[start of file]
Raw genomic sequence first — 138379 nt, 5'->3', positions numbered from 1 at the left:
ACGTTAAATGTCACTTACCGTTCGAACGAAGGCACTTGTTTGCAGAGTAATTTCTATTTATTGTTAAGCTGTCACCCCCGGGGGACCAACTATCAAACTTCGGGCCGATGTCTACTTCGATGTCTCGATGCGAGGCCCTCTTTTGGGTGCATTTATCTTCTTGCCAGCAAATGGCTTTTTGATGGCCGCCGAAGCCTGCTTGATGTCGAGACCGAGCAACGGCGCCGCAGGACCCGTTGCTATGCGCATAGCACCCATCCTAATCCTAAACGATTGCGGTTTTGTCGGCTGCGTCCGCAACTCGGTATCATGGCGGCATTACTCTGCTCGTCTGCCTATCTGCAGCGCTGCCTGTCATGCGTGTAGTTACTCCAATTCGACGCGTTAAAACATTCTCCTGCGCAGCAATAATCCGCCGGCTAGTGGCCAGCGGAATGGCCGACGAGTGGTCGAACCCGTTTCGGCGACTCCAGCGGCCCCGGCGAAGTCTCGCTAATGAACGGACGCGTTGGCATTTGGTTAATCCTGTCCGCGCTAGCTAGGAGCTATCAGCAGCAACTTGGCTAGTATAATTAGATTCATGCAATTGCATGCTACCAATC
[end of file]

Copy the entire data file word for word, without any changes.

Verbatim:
Raw genomic sequence first — 138379 nt, 5'->3', positions numbered from 1 at the left:
ACGTTAAATGTCACTTACCGTTCGAACGAAGGCACTTGTTTGCAGAGTAATTTCTATTTATTGTTAAGCTGTCACCCCCGGGGGACCAACTATCAAACTTCGGGCCGATGTCTACTTCGATGTCTCGATGCGAGGCCCTCTTTTGGGTGCATTTATCTTCTTGCCAGCAAATGGCTTTTTGATGGCCGCCGAAGCCTGCTTGATGTCGAGACCGAGCAACGGCGCCGCAGGACCCGTTGCTATGCGCATAGCACCCATCCTAATCCTAAACGATTGCGGTTTTGTCGGCTGCGTCCGCAACTCGGTATCATGGCGGCATTACTCTGCTCGTCTGCCTATCTGCAGCGCTGCCTGTCATGCGTGTAGTTACTCCAATTCGACGCGTTAAAACATTCTCCTGCGCAGCAATAATCCGCCGGCTAGTGGCCAGCGGAATGGCCGACGAGTGGTCGAACCCGTTTCGGCGACTCCAGCGGCCCCGGCGAAGTCTCGCTAATGAACGGACGCGTTGGCATTTGGTTAATCCTGTCCGCGCTAGCTAGGAGCTATCAGCAGCAACTTGGCTAGTATAATTAGATTCATGCAATTGCATGCTACCAATC